Fringe Box



Stage Dragon Review: Good Luck, Studio – Yvonne Arnaud Theatre

Published on: 9 Nov, 2022
Updated on: 9 Nov, 2022

By Ferenc Hepp

The award winning Mischief Theatre are regulars at the Yvonne Arnaud Theatre and they are welcomed back with the brand new show, Good Luck, Studio.

Adam Byron and Sophia Lorenti in Good Luck, Studio. Photo by Pamela Raith.

They are best known for shows such as The Play That Goes Wrong, Magic Goes Wrong and Groan Ups, all of which have been on the Guildford stage.

Written by Henry Shields and directed by Henry Lewis, Good Luck, Studio is a brand new show, first workshopped in July 2021, and coming to the end of its world premiere tour this autumn.

The setting is a TV studio and it is the final hour of filming for Wibble The Dragon with an audience of children expecting to be entertained. Little do they know that the filming of this under written and over budget programme would be completely disrupted by a failed actor who has a very specific reason to want to take over the role of Wibble.

Harry Kershaw, Chris Leask, Tom Walker and Bryony Corrigan in Good Luck, Studio. Photo by Pamela Raith.

The start of the show has a very Mischief Theatre feel about it, with a design by Sara Perks which would lend itself to typical Play That Goes Wrong mishaps.

This is where the similarity ends. Do not be misled by the photos of children’s characters and previous productions, this dark comedy has some very strong and emotive themes, some strong language and violence with an age guidance of 14-plus.

Chris Leask (Wibble) and Jemma Geanaus in Good Luck, Studio. Photo by Pamela Raith.

Appearing in the fictional Wibble The Dragon is not the highlight of any actor’s career and Jemma Geanaus as Elizabeth is very realistic about this situation, keen to finish filming and to move on. This is reflected by the TV director’s sentiments when he says: “It’s a kid’s show. It doesn’t have to be good.”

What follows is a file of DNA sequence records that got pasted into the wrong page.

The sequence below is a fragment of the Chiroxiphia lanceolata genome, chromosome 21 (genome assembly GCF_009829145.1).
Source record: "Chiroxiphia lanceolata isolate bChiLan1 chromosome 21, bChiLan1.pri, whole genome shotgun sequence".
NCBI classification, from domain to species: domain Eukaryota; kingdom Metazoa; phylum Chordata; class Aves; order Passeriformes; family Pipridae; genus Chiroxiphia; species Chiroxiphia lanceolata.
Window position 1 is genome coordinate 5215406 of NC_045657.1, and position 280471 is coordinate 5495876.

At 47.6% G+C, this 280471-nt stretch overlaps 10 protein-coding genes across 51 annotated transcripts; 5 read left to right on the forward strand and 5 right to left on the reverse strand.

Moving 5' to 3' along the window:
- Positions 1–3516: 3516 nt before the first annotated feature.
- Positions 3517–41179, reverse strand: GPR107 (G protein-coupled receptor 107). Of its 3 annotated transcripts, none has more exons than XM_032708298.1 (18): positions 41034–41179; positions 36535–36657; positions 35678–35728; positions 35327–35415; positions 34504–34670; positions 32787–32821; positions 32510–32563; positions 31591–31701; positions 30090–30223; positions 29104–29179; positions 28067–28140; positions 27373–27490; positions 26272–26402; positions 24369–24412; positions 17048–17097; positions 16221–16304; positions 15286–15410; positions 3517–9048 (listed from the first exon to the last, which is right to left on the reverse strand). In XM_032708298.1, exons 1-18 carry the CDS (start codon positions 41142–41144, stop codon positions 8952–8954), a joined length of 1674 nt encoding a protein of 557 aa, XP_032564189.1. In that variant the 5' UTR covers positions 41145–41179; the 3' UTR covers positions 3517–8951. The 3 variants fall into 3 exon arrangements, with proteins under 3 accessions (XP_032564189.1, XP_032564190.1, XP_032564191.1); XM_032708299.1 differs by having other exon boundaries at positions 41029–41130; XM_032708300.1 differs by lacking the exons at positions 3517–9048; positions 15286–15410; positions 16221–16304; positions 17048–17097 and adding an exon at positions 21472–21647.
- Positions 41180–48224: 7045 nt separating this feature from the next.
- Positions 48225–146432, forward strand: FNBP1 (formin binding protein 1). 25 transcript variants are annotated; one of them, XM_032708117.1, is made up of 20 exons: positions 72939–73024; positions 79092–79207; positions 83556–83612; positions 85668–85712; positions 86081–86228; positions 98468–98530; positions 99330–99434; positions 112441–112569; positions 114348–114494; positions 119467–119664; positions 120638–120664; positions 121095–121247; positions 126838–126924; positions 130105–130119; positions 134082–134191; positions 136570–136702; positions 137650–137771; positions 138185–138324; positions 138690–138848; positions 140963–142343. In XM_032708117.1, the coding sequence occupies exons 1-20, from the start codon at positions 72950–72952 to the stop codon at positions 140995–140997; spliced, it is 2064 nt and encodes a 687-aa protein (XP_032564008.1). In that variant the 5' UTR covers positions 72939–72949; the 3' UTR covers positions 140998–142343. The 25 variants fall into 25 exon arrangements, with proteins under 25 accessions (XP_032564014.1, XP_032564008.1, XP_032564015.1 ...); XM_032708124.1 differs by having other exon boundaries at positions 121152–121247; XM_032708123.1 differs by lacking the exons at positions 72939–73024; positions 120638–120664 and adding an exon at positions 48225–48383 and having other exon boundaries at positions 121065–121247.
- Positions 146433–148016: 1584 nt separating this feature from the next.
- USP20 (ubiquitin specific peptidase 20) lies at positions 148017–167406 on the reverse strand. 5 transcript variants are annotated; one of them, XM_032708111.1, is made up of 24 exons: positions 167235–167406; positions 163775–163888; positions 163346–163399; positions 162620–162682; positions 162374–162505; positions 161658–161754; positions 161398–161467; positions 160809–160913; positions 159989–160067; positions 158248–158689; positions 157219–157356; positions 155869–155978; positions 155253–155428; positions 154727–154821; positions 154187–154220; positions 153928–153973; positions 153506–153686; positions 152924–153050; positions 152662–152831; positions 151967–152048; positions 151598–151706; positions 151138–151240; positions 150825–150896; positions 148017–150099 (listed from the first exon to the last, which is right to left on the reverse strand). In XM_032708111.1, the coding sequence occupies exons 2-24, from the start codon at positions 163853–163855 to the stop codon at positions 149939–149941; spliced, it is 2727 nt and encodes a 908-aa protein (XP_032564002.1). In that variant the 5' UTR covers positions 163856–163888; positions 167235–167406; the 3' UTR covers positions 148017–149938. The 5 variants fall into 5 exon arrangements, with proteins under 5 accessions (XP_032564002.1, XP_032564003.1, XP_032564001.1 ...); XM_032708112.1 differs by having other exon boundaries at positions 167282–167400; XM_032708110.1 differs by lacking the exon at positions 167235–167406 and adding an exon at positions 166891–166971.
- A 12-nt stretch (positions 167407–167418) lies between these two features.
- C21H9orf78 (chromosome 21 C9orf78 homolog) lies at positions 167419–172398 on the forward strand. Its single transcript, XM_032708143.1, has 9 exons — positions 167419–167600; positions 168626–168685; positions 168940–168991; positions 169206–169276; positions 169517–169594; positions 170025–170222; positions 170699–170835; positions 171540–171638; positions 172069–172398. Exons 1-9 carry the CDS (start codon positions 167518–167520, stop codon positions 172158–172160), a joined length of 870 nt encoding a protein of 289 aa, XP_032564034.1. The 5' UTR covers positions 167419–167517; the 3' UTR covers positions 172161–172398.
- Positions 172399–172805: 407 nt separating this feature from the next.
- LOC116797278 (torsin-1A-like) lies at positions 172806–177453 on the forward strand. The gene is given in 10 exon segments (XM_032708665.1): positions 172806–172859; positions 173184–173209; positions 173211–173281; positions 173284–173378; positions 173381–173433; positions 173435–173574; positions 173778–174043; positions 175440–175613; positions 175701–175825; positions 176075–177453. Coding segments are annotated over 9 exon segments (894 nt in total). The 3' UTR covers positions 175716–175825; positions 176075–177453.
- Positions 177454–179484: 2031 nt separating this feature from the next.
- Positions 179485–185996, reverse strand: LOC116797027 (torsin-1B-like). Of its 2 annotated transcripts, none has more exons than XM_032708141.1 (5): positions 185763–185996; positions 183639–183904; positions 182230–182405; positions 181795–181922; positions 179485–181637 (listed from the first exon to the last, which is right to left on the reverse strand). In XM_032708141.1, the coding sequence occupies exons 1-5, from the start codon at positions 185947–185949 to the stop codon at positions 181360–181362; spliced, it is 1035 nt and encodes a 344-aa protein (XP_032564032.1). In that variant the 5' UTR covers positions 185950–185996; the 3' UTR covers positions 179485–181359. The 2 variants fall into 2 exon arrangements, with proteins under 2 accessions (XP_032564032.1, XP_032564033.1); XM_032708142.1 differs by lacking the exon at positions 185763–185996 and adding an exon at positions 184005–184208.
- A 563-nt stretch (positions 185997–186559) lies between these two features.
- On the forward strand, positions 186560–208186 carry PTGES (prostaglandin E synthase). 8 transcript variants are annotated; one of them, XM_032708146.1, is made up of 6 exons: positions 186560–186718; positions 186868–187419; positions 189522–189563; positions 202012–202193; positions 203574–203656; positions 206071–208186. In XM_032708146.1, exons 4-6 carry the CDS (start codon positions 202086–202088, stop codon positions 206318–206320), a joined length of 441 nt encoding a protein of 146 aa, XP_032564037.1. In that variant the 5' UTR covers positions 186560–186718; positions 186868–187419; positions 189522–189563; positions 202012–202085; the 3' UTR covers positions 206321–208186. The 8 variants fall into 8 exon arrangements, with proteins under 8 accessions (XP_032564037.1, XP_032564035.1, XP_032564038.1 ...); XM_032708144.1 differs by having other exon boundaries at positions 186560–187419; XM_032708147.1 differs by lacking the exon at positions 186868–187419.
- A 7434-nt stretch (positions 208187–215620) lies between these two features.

Tom Walker gives a very realistic portrayal of Andy, who is in charge of this chaotic hour, attempting to keep some sort of order, but uncaring at the same time. We feel his pain.

Adam Byron in Good Luck, Studio. Photo by Pamela Raith.

Adam Byron as Anthony is very much a highlight with his anecdotes about working with famous actors through his career which may or may not be true, but delivered with the sarcasm and wit of a Shakespearean actor who is far too good to be in this TV show.

Bryony Corrigan, brings a wide variety of emotions and humour to her character of Saoirse, frustrated by the chaos which ensues.

Greg Tannahill in Good Luck, Studio. Photo by Pamela Raith.

Greg Tannahill is mostly a supporting role as Kevin the Medic in Act One, but is given a substantial scene of his own after the interval where he is able to show off plenty of physical comedy skills. This does provide a lot of laughter, but feels like padding rather than an essential part of the plot, which switches between the studio floor and the gallery.

The way the same time period is shown one after another in the two locations is cleverly directed by Lewis but each scene could do with some time shaving off to aid the pace and the impact.

Gareth Tempest and Harry Kershaw in Good Luck, Studio. Photo by Pamela Raith.

The main protagonist of David is brilliantly portrayed by Gareth Tempest. He provides the darker themes of the show and these are often rather disturbing, especially due to the contrast between the children’s characters and the personal battles experienced by David and Andy. Due to the extremely sensitive topic of losing a child, we find ourselves guilty for laughing, even during the farcical scenes.

Some of the jokes are very close to the bone, rather unnecessary and feel very uncomfortable. I actually overheard an audience member that they felt somewhat disturbed.

This is a new direction taken by Mischief and was well received by the opening night audience. However, I prefer the traditional Goes Wrong humour where I am free to belly laugh, and don’t have to be concerned about such emotive topics within a matter of minutes from a previous slapstick scene. That is what Mischief are best at, and that is what they should continue to produce more of.

Good Luck, Studio runs until Saturday, November 12. Tickets are available online here or you can phone the box office on 01483 440000.

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